Me: “No, it’s all Ikea, Zara and thrifted anyway…”

Him: “Okay, so in that scenario, would you be able to walk the 20 kilometres from your place to mine?”

Me: “Sure!”

Him: “Would you be willing to work in my restaurant whilst sleeping on your brothers couch?”

Me: “Of course”

Him: “And will you then be able to save money for a ticket to Indonesia where you could probably find a diveschool where you could work as a divemaster (I love Indonesia and diving obviously) and business coach for food and lodgings?”

Me: “Euhm…well…probably…”

Him: “So if that’s your very worst case scenario…what are you complaining about?”

Me: “Euhm…nothing??? Damn…”

Entrepreneur

Stage 6: Where you take the plunge and start attracting opportunity

So I quit!

Two weeks later I had an amazingly well paid freelance job that gave me the financial opportunity to help my brother build his start up for 2 years AND still have enough resources to take another plunge for myself with my own business.

Now whether I got lucky or whether it was just the universe lining up exactly what I deserved for choosing myself (btw, definitely check out James Altuchers’ book on this!), I don’t know. And it doesn’t even matter!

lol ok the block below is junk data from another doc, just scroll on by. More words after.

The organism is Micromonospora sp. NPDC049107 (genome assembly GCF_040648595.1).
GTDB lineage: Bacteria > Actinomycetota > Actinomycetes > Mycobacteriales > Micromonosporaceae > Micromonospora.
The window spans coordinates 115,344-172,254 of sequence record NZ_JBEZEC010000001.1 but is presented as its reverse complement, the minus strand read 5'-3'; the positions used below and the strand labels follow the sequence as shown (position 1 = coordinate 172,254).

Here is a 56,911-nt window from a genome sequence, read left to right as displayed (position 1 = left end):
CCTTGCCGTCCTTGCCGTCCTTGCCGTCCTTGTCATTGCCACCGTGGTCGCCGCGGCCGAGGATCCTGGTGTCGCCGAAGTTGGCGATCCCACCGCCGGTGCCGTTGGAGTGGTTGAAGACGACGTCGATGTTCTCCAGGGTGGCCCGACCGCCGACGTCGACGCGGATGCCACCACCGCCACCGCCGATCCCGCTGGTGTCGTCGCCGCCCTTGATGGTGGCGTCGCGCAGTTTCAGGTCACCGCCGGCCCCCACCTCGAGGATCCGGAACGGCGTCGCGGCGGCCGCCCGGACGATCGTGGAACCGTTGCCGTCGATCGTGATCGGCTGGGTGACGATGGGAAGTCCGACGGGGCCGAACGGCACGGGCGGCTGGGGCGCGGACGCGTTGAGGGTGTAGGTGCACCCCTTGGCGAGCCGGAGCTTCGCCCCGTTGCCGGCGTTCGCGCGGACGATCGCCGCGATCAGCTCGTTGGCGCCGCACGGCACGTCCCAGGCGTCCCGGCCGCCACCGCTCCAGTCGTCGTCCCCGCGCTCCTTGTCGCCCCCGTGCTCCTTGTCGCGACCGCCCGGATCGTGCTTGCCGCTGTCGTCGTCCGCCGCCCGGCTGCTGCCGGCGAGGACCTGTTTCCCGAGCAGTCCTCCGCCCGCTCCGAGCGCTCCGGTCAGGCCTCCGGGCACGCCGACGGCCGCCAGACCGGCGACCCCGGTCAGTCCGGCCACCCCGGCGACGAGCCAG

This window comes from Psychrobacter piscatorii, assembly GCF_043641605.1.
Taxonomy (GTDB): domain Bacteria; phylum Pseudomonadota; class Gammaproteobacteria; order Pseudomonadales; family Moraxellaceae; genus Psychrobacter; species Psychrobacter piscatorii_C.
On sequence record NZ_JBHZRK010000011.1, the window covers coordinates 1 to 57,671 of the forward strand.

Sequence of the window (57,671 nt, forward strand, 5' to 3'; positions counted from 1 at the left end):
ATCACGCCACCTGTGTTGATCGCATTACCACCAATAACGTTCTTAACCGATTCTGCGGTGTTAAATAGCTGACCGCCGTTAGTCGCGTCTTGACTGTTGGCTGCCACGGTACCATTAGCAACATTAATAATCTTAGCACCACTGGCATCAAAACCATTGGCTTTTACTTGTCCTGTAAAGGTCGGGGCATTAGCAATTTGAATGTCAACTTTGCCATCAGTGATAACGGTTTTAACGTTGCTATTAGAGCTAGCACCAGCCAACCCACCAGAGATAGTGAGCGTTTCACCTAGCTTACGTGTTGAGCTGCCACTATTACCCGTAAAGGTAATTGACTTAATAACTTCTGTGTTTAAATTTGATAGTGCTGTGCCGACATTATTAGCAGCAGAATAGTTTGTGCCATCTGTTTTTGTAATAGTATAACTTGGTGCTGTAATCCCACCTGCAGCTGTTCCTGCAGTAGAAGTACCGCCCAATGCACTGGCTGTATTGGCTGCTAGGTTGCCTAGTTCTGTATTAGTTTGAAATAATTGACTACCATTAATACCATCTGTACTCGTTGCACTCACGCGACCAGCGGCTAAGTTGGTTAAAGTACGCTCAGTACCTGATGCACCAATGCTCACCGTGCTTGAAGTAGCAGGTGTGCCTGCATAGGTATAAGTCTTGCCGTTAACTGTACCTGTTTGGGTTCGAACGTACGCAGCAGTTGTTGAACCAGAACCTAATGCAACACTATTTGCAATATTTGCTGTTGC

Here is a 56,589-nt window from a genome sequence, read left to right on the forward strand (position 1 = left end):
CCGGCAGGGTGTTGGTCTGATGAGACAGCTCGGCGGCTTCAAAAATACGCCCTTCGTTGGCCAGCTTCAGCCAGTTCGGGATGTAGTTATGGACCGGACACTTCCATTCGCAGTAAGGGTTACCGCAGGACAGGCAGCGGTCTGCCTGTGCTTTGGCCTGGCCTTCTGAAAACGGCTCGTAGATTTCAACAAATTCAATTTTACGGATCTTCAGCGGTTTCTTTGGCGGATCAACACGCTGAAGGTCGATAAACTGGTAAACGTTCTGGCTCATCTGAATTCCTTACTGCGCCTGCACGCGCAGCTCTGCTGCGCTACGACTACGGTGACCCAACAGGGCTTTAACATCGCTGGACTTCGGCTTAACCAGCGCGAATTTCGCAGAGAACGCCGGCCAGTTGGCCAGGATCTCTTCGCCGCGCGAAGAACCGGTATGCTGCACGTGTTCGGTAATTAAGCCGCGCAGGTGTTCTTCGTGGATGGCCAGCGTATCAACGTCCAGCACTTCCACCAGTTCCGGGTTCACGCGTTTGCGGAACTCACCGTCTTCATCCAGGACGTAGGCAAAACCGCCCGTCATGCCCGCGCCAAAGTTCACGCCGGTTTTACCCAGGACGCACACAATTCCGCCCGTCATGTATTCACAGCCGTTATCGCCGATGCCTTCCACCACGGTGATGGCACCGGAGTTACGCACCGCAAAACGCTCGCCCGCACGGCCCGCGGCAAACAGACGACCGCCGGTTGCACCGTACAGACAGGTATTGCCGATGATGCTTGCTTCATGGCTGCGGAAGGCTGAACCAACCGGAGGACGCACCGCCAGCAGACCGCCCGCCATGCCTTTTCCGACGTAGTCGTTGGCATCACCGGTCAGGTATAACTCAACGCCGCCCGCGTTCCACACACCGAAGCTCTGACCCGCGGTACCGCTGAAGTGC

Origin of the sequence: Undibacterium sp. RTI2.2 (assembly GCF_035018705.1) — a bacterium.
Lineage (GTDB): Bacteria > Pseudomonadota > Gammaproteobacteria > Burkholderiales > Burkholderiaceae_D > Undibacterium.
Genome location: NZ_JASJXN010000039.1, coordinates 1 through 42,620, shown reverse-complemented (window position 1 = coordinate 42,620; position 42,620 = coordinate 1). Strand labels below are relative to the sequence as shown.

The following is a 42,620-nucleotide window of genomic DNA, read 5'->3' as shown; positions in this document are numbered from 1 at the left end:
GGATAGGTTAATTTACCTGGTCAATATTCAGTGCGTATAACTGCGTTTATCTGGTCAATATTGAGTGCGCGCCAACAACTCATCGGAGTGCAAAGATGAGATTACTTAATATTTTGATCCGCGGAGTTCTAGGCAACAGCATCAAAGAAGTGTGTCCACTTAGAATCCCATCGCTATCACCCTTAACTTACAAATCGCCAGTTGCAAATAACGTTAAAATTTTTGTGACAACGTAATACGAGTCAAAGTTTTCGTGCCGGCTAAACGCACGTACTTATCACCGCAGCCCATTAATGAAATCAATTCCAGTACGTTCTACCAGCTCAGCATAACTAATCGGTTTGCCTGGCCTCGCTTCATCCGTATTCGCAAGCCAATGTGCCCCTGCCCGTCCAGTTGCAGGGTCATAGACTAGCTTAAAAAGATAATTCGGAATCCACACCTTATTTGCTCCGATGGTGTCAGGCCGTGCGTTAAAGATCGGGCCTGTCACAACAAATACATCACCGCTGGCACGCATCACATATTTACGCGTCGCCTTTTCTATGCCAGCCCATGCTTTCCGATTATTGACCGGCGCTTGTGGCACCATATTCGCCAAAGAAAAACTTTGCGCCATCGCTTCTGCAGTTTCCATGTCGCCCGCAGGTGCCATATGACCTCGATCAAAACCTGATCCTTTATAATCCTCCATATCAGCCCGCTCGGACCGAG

I can only tell you that it felt really good to be there for myself. Still does!

And no, it’s not all unicorns and rainbows on the entrepreneurial side.

But it is freedom

And passion

And a rollercoaster ride that continues to keep me smiling…

“The only thing we have to fear is fear itself” – Franklin D. Roosevelt

So if you feel like you’re on that edge and that that first step is just too big remember that this is normal.

You can take all the time you need to go through your own stages, but, don’t lose that vision of where you want to go.

Also remember do not ever accept the unacceptable.


Your happiness depends on it!

Linda Coussement is a life coach, writer and documentary maker. She’s slowly travelling the world asking all sorts of people: “How is it to be you?” Get her 10-page workbook on how to turn your dreams into practical reality right here and/or connect with her on Facebook.